Southern California's median home price jumped 8.4% in March from a year earlier, setting a new all-time high, as hopeful buyers engaged in bidding wars over a limited supply of homes on the market.
The six-county region's median price for new and resale houses and condos hit $519,000 last month, up $40,000 from a year earlier, real estate data provider CoreLogic said Monday. March's median topped the previous all-time high of $509,500 set in December.
Sales, meanwhile, fell 6.2% compared with the same month last year, in part because there were fewer homes on the market than in 2017.
"The rate we are seeing price appreciation is simply the lack of inventory," said Selma Hepp, chief economist with California brokerage Pacific Union International.
When adjusted for inflation, March's median price — the point where half the homes sold for more and half for less — is still 13.4% below the high reached during last decade's bubble. But on a year-over-year basis, prices have now risen every month for six straight years — the result of an increase in jobs, historically low mortgage rates and a shortage of homes for sale.
In the long run, the current rate of price increases is unsustainable, according to Hepp, who forecasts a slowdown to a 5% annual gain in 2019 and 2% a year later.
But prices are unlikely to decline if the job picture holds steady, because unlike last decade, the market isn't driven by risky loans, but rather a strong economy and tight inventory, Hepp said.
One major reason for the supply shortage is that despite an increase in construction after the recession, home building hasn't returned to historically normal levels. The nationwide problem is blamed on a variety of factors, including a slew of builders that went belly up in the wake of the financial crisis.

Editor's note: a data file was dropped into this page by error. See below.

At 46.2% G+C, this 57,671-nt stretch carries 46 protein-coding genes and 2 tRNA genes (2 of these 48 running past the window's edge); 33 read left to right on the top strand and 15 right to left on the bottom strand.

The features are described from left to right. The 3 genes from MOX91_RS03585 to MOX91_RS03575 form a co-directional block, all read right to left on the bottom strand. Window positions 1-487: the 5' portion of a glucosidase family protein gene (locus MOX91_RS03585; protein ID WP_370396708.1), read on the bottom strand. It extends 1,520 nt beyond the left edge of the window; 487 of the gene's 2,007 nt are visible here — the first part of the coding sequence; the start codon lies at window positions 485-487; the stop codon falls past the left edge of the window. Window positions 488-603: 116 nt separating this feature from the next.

In California, economists say, the problem is exacerbated because, for decades, too few homes have been built relative to job and population growth. Residents have fought against construction projects, expressing concern over traffic and the changing character of their neighborhoods.
In March, there were fewer homes for sale in all six Southland counties than there were the same month a year earlier, with declines ranging from 2.8% to 18.3%, according to data from online brokerage Redfin. In February, only one county — San Diego — had more homes for sale than a year earlier, and that increase was negligible: 0.2%.
The mismatch between supply and demand sent prices up throughout the region last month:
Los Angeles County: The median price rose 6.6% to a record of $585,000.
Orange County: The price rose 8.7% to a record of $725,000.
Riverside County: The price rose 7.1% to $375,000.
San Bernardino County: The price rose 7.5% to $328,000.
San Diego County: The price rose 6.8% to a record of $550,000.
Ventura County: The price rose 5.6% to $565,000.
Sales in all six counties dropped compared with a year earlier. The biggest decrease was in Riverside County, where sales fell 8.1%.
A jump in mortgage rates could also be affecting sales. Last week, the rate on a 30-year fixed mortgage averaged nearly 4.5%, up from just under 4% at the beginning of the year, according to Freddie Mac. That is still well below the 6% rates heading into the financial crisis, or double digits in 1990.
Brad Roth, a San Fernando Valley real estate agent with Pinnacle Estate Properties, said some sellers aren't adjusting their prices to reflect the higher cost of borrowing and those houses are sitting longer.
But, he said, if a home is priced right and under $1 million, "they are flying off the market."
Case in point: Roth listed a four-bedroom house in Northridge on a recent Friday, pricing the 3,000-square-foot single-story at $899,000 even though he thought it was worth around $925,000 or $950,000. More than 250 people came through the weekend open house and by Sunday it sold, Roth said. The buyers paid $990,000.
At some point the price surge will end, but if the economy doesn't take a turn for the worse "this could run for a while," said Richard Green, director of the USC Lusk Center for Real Estate.
"It's not that there is suddenly going to be a flood of [newly constructed] single-family houses and condos," he said.
2:45 p.m.: This article was updated with details about a recent home sale and comment from an economist.
12:25 a.m.: This article was updated with additional analysis and comments from an economist and a real estate agent.